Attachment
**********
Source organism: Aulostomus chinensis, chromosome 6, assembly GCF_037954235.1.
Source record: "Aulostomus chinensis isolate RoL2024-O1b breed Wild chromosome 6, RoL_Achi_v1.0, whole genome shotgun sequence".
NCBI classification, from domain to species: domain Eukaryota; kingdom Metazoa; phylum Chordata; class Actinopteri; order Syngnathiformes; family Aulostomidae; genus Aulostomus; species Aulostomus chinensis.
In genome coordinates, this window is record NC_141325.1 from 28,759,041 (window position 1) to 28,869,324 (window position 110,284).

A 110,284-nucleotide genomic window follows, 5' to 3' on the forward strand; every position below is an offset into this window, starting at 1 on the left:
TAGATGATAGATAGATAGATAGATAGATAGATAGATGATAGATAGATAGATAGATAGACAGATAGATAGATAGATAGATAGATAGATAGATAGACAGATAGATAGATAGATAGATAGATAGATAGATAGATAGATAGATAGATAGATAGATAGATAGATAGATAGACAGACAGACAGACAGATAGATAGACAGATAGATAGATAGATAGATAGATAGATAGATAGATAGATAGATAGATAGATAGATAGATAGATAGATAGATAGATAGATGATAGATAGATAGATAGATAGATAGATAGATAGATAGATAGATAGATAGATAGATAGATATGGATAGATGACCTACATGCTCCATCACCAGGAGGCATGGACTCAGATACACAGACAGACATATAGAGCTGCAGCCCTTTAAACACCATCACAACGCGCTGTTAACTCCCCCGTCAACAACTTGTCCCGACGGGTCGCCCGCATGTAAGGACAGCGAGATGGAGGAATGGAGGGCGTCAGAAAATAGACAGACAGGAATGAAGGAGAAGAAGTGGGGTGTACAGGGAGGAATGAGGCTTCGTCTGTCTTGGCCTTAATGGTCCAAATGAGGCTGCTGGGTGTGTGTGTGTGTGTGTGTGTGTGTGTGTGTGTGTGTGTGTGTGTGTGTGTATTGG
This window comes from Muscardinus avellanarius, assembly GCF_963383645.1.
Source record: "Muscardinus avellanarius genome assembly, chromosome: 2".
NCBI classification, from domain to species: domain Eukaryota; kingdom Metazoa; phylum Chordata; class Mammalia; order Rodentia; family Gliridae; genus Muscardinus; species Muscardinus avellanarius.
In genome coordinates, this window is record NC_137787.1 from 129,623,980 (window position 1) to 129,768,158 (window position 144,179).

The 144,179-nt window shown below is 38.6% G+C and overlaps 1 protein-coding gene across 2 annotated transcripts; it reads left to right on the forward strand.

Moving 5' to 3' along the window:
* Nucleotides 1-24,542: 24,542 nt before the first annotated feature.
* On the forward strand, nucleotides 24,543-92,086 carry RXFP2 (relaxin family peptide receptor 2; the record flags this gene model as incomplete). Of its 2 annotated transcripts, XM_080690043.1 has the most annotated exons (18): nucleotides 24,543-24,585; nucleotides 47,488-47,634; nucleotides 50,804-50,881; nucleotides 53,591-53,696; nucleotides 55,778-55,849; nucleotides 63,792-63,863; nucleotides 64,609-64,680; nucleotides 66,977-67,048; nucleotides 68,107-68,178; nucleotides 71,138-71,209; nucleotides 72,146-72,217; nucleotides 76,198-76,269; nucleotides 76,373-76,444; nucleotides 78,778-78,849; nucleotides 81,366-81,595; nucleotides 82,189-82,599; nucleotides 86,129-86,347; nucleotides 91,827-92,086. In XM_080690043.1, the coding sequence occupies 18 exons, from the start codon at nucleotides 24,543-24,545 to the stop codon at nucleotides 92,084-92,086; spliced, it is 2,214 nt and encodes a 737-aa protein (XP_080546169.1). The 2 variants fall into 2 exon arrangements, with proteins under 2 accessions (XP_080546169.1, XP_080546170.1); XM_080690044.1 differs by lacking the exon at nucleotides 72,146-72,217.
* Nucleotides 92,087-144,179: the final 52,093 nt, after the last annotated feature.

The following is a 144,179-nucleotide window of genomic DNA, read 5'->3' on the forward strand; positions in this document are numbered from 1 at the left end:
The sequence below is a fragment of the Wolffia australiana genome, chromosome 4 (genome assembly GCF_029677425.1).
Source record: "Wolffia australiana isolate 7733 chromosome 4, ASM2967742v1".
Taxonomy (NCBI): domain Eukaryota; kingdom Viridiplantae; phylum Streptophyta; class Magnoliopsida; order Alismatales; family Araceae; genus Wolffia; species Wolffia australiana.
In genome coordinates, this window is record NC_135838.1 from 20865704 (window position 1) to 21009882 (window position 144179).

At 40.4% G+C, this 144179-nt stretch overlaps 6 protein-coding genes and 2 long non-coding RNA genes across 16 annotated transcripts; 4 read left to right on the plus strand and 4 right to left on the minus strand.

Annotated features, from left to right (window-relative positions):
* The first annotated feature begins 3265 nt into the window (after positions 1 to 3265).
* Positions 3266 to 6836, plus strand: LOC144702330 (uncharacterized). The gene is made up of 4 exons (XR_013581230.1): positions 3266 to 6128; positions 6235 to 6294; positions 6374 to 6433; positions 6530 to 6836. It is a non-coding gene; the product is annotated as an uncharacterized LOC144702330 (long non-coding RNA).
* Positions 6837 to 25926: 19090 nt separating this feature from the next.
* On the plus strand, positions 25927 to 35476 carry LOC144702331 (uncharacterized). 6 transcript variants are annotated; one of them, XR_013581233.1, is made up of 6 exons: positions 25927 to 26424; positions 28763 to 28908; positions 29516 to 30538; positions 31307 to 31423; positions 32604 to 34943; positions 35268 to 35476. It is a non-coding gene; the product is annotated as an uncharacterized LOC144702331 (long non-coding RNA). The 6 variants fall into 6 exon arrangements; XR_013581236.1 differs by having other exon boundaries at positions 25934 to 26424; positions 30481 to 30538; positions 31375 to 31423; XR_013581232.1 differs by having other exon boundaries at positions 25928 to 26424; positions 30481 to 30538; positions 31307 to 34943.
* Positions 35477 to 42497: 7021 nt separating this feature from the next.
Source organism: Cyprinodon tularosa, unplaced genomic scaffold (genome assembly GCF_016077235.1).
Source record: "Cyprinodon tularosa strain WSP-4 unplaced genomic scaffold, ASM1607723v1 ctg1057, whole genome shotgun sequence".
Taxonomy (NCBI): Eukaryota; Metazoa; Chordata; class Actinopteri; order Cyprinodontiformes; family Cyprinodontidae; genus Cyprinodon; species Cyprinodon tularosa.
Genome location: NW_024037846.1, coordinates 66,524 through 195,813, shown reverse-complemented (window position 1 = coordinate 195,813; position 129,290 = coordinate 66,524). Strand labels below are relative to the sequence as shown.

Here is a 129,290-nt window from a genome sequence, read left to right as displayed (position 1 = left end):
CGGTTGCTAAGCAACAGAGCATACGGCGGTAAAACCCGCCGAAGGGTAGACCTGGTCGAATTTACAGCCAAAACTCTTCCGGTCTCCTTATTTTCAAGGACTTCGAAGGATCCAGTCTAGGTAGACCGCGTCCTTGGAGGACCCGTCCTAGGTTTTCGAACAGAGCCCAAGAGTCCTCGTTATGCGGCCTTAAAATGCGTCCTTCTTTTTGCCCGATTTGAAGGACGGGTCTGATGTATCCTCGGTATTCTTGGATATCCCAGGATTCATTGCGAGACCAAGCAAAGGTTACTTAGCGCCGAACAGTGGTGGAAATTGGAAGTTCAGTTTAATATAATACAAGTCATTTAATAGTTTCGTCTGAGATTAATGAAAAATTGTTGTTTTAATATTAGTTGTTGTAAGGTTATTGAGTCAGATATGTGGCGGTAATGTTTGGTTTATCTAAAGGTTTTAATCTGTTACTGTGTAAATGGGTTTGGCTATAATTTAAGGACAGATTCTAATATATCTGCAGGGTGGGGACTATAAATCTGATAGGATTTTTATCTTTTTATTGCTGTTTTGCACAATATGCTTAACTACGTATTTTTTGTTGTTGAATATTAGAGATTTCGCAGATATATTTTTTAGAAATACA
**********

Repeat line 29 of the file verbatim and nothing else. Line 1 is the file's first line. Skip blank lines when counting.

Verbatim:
Source record: "Cyprinodon tularosa strain WSP-4 unplaced genomic scaffold, ASM1607723v1 ctg1057, whole genome shotgun sequence".